During the off season, the Houston Rockets, citing a need for a starting guard, came north and pirated Tom Henderson away from the willing Washington Bullets. He was not used -- and not needed -- tonight.

The Rockets beat the Bullets, 134-111, and Henderson didn't play a minute. The other Rocket guards -- Mike Dunleavy (31 points), Calvin Murphy (23) and Allen Leavell (20) combined for 74 points. Henderson, who has been bothered by flu and an even colder-than-usual shooting hand, was never missed.

"It was the same story," lamented Bullet Coach Dick Motta. 'We're just having trouble stopping any guards.

"Did I try everything possible? I'd have tried my sister buy she couldn't come."

She might have had better success than the Bullet guards. Against them, in only his second start of the season, Dunleavy came within one point of his career high.

"He's a good guard, no doubt about it," Motta commented. "He was going to start for them before he was injured, but still . . ."

Still, no one would expect the Rockets to win a game in which Moses Malone scored only four points and gathered only two rebounds in the first half. Wes Unseld's weight-shifting tactics kept Malone in the shadows throughout the first two quarters.

The third quarter was a different matter. Malone returned to his form as last year's NBA most valuable player to score 10 points, take 10 rebounds and come up with four steals as the Bullets threw the ball around much like a pickup softball team.

"He was responsible for about six steals right at the end of the third quarter," said Motta. "We just couldn't handle the press. They converted turnovers into layups and that was it."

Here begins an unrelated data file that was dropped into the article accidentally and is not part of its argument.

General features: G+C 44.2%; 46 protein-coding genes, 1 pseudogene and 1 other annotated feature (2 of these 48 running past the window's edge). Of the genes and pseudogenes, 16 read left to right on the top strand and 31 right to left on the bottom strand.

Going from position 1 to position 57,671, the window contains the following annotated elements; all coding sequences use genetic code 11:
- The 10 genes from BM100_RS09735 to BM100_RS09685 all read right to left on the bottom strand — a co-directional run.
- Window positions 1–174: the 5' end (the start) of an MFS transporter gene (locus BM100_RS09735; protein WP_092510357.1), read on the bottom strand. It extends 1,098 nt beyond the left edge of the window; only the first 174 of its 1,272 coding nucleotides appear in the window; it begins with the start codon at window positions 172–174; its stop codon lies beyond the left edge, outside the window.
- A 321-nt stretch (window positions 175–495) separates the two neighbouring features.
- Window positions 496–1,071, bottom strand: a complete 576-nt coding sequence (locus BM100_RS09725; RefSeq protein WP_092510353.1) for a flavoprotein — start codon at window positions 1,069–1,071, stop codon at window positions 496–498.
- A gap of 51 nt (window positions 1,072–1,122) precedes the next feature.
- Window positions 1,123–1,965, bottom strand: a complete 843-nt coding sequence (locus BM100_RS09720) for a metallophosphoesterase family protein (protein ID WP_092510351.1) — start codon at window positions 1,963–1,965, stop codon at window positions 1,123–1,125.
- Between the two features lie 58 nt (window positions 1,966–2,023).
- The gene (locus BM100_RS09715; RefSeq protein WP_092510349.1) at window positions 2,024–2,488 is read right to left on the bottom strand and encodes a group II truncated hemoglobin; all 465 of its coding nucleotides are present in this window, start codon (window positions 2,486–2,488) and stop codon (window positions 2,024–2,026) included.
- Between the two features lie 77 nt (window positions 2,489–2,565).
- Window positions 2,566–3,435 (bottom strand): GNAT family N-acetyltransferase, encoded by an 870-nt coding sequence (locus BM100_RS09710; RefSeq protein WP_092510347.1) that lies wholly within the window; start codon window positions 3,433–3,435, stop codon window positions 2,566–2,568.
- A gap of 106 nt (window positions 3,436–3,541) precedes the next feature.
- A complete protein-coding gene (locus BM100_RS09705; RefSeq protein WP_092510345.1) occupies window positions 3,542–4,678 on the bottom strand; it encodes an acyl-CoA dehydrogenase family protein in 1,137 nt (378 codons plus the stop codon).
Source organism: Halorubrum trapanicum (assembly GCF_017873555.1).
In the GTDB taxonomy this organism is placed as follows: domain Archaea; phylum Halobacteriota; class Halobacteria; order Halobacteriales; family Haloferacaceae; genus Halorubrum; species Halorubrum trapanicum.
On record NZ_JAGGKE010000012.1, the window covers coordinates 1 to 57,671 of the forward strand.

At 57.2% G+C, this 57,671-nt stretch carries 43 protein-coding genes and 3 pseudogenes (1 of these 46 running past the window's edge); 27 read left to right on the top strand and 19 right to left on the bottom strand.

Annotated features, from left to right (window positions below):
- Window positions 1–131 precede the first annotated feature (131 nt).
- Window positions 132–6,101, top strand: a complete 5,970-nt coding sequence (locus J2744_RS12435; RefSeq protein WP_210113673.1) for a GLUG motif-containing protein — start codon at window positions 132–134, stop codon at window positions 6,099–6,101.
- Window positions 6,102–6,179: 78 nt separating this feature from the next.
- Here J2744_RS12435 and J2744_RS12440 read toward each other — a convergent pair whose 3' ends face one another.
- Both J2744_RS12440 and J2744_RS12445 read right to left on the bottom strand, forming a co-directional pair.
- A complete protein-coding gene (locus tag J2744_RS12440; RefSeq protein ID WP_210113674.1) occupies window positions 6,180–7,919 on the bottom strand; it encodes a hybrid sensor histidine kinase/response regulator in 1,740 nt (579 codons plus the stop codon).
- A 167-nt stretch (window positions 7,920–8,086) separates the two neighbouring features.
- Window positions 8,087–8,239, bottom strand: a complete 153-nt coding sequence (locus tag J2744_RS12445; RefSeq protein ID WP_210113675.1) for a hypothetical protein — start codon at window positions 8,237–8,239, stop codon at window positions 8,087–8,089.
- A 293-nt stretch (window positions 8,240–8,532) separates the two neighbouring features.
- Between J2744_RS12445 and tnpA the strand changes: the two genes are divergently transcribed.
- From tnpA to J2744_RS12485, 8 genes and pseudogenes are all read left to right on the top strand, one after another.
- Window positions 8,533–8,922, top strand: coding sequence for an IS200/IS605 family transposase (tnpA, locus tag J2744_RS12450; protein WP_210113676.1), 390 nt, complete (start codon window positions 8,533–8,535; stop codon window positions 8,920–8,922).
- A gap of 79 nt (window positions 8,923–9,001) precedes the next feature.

Before a three-minute collapse at the end of the third quarter, the Bullets behind Larry Wright (Washington's leading scorer with 22 points) and Greg Ballard had taken a 61-60 lead at halftime.

The off-again-on-again Bullets came tumbling down in the second half. Houston outscored them, 74-50, in that span and the only question after the third quarter was whether the Rockets would hit the "magic" 135-point mark, giving a free chicken dinner to the 11,183 fans as part of a promotion.

With two seconds to play and the Rockets ahead, 133-111, Dunleavy went to the free-throw line. He missed the first of two, his only falling of the evening.

The Bullets, despite shooting nearly 52 percent from the floor, had many more shortcomings. Bullet guards scored only 38 points; Washington was outrebounded, 43-31, and its defense, plus Houston's hot shooting, permitted the Rockets to hit at a 58 percent clip from the floor.

The Rockets even beat the Bullets in the technical foul department, as touchy officials Wally Rooney and Jack Nies hit three Rockets (Murphy, Rich Barry and Rudy Tomjanvoich) with Ts while smacking only two Bullets (Elvin Hayes and Dave Corzine).

Indeed, it was a half-and-half night for Washington. One half good, one half awful. It all added up to another whole loss.